Author Topic: [Baa-ebulletin 00545] Large main-belt asteroid (596) Scheila exhibits 'cometary'  (Read 742 times)

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Rick

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[Baa-ebulletin 00545] Large main-belt asteroid (596) Scheila exhibits 'cometary' appearance
(c) 2010 British Astronomical Association -- http://www.britastro.org/

The first well-observed case has been reported of a large main-belt asteroid apparently exhibiting 'comet-like' behaviour.

Steve Larson of the Lunar and Planetary Laboratory, University of Arizona, has reported that images of the minor planet (596) taken on December 11.44-11.47 UT with the 0.68-m f/1.8 Schmidt telescope at Catalina show the object to be in apparent outburst with a comet-like appearance, exhibiting a total V magnitude of about 13.4 and an envelope that extends 2' north and 5' west of the central condensation (CBET No.2583 issued December 12).  Note that the predicted magnitude of this asteroid at the time of Steve's observation is about 60% fainter than the observed value.

BAA member Peter Birtwhistle obtained images from Great Shefford Observatory between December 12.178-12.204 showing the presence of a large arc to the north and smaller arc to the south in a field 3'x3' in size - See: http://www.birtwhistle.org/Gallery(596)Scheila.htm

(596) Scheila is a large asteroid (diameter ~113 km) situated in the outer regions of the Main Belt, having a dark surface (albedo = 0.038). A rotation period of 15.8 hours has been reported and from the amplitude of its lightcurve(0.09 mag) it must be relatively spherical in shape.  In other words it is a very ordinary, rather typical asteroid with no special features.  Likewise its orbit is definitely asteroidal in nature and not cometary.

It has been speculated that we have just witnessed the aftermath of a high-speed collision between (596) and a small, non-descript object, perhaps no more than a metre or two in size.  The two conjoined arcs visible in Peter's stacked image are reminiscent of the arc-shaped material of 'Comet P/2010 A2' imaged by the Hubble Space Telescope in January of this year - See: http://hubblesite.org/newscenter/archive/releases/2010/07/image/a/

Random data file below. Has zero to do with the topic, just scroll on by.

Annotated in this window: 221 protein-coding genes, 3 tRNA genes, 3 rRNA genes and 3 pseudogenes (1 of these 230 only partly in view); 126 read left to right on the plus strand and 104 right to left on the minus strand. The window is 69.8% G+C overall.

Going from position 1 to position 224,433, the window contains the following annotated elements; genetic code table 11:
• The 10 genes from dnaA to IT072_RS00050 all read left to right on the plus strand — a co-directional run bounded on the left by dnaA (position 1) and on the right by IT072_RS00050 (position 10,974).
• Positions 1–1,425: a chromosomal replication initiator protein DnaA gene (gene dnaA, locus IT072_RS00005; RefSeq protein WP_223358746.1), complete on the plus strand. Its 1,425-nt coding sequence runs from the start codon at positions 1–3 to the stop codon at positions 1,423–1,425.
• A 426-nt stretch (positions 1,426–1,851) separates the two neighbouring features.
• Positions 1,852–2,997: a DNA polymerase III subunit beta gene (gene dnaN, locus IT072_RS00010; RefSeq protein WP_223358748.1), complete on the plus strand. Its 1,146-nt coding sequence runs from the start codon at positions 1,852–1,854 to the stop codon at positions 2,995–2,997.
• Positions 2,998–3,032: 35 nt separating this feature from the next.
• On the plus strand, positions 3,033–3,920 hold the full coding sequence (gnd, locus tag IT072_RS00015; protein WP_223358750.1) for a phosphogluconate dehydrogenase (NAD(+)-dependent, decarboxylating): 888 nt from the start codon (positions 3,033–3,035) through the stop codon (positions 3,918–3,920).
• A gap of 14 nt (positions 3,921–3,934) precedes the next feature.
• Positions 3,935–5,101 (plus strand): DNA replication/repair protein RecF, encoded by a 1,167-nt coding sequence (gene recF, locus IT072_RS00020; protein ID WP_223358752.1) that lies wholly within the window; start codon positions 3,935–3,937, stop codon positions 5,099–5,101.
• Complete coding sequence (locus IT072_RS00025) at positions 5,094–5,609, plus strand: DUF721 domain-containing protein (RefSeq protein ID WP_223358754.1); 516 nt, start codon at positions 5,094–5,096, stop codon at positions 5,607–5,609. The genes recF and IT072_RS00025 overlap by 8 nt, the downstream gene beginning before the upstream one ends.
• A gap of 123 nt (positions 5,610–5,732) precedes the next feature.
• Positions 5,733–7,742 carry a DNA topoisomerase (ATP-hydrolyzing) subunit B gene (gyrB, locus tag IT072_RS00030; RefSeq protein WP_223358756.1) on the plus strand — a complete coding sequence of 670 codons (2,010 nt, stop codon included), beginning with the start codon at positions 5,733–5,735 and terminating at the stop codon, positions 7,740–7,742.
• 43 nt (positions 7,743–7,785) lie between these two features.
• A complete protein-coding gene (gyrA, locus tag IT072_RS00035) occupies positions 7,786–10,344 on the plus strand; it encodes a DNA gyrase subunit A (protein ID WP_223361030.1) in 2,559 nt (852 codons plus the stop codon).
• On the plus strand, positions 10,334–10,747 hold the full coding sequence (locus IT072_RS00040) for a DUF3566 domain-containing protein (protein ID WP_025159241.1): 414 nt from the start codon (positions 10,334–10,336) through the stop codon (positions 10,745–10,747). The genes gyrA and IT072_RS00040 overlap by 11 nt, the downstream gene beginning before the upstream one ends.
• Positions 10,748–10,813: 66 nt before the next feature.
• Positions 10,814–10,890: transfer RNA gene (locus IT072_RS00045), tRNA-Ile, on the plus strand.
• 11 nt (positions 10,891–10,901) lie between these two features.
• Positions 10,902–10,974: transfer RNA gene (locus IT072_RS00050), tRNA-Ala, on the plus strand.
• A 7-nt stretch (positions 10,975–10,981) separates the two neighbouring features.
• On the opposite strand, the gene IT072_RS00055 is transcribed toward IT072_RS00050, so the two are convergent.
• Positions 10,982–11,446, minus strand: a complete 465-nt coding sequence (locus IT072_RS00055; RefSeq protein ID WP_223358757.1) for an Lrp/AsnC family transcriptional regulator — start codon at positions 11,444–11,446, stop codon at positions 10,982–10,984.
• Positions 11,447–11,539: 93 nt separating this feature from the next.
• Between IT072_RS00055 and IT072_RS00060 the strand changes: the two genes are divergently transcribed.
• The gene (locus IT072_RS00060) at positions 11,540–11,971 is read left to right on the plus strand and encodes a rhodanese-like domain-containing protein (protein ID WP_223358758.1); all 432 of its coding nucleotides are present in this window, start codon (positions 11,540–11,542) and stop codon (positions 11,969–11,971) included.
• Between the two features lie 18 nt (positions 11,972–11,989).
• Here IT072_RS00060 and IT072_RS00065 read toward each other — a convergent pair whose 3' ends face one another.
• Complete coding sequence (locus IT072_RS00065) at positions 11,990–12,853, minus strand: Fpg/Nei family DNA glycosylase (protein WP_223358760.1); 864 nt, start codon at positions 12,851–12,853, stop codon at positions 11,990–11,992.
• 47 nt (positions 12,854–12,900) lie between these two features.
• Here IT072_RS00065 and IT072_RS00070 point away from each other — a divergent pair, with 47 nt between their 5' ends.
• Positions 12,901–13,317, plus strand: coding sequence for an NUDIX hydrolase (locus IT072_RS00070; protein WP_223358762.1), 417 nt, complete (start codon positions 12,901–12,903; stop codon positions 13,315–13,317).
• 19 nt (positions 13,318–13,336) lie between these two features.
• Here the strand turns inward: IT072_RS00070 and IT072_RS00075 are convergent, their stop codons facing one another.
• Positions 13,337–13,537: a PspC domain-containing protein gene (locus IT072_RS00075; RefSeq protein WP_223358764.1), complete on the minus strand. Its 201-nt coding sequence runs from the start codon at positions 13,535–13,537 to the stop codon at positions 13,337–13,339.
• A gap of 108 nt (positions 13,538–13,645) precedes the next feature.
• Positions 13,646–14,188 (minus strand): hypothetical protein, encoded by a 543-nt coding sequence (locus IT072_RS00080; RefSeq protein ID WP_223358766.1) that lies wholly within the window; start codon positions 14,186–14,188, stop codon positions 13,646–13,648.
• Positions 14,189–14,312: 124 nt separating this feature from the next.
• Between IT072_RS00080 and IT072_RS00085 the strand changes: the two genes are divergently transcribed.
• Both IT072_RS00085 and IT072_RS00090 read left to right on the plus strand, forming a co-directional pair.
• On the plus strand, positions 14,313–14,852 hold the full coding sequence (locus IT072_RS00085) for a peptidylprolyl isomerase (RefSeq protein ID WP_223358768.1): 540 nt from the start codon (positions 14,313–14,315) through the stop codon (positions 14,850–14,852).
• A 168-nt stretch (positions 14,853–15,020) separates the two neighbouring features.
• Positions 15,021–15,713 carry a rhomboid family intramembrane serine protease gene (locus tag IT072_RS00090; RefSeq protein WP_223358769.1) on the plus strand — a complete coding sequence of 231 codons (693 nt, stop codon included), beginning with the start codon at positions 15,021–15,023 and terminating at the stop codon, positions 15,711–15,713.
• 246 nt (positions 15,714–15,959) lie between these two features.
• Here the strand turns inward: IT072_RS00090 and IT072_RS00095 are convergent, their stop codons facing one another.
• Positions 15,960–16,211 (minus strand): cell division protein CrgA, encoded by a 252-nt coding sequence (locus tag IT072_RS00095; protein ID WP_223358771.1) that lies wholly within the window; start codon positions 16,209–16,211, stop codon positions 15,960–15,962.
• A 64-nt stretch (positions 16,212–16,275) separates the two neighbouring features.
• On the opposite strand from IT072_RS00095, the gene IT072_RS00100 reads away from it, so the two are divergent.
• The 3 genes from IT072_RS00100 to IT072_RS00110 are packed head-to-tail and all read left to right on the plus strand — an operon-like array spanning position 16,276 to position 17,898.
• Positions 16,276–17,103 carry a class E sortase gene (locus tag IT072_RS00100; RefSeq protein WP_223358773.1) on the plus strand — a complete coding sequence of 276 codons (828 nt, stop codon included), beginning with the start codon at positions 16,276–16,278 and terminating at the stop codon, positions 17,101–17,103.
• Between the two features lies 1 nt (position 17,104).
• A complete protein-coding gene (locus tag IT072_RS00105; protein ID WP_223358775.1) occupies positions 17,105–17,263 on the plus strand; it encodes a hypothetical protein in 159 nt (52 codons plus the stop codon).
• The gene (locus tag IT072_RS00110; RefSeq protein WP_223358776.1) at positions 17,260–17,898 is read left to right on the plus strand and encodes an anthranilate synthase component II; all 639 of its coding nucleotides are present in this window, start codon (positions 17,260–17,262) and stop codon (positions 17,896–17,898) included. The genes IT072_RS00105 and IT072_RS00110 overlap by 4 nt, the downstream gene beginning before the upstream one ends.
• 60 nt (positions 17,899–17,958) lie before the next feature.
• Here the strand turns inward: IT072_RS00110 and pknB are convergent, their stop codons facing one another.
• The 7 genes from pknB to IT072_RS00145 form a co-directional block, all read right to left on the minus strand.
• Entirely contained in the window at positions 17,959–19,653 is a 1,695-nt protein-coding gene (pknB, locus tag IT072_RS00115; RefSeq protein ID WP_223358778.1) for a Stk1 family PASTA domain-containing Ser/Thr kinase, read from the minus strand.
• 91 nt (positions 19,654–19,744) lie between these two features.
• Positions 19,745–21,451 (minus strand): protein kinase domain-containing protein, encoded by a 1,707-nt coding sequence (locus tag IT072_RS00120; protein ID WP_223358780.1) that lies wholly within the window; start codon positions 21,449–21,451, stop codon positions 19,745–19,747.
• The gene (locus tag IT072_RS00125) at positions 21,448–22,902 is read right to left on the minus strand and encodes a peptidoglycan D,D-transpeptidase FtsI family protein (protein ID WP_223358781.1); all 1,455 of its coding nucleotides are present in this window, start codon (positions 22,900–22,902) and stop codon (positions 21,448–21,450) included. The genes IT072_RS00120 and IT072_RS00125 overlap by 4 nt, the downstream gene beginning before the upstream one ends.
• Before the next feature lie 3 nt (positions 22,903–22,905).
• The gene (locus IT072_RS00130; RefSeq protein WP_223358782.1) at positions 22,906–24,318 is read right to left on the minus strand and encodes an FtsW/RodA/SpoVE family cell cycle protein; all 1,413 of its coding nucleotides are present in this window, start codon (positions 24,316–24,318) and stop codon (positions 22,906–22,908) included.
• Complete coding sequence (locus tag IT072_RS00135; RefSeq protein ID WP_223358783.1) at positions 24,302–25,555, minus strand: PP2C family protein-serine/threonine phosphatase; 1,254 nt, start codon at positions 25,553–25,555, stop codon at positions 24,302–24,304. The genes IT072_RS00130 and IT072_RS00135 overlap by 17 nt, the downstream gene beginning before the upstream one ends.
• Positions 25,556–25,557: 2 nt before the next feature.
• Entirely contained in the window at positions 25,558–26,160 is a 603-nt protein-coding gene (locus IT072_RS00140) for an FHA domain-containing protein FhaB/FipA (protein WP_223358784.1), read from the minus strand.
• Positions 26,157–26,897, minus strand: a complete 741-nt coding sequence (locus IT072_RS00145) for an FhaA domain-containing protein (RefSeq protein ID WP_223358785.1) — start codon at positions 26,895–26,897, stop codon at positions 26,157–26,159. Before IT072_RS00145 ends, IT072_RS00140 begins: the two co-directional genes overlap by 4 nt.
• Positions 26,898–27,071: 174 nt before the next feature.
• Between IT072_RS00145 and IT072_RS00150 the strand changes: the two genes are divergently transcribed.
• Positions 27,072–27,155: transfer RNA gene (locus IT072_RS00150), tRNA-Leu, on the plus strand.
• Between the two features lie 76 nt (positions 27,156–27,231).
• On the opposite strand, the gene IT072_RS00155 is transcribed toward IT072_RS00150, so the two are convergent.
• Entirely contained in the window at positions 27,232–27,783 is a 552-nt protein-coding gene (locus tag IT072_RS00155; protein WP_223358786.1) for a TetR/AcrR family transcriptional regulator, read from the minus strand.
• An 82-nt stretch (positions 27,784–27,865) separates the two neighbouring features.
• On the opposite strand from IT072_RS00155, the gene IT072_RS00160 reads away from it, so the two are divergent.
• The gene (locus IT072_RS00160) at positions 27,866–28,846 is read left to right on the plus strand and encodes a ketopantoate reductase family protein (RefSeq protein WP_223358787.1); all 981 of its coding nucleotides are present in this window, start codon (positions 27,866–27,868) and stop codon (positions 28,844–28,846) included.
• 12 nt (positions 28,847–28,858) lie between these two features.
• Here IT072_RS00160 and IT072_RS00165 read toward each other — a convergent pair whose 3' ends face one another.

For this latter case, it has now been shown that this phenomenon was not cometary but was indeed the result of a collision between two small bodies in the asteroid belt.

Further observations of the evolution of the 'debris', dust, etc. around (596) Scheila should make it possible to discriminate between the collisonal hypothesis and a cometary origin.  My money is on the former.  Indeed, high-resolution spectroscopy of the emitted cloud of material could provide a unique opportunity to probe the composition of an asteroid by analysing the nature of the expelled material.  Let's hope that an 8-metre or 10-metre class telescope will be put to work doing just this in the very near future.

Checks should also be made on images of (596) taken in the past to see whether an associated coma can be found at some other epoch.  If such a coma were to have occurred in the past then this would demonstrate recurrent activity characteristic of a true comet.

Richard Miles
Director, Asteroids and remote Planets Section
BAA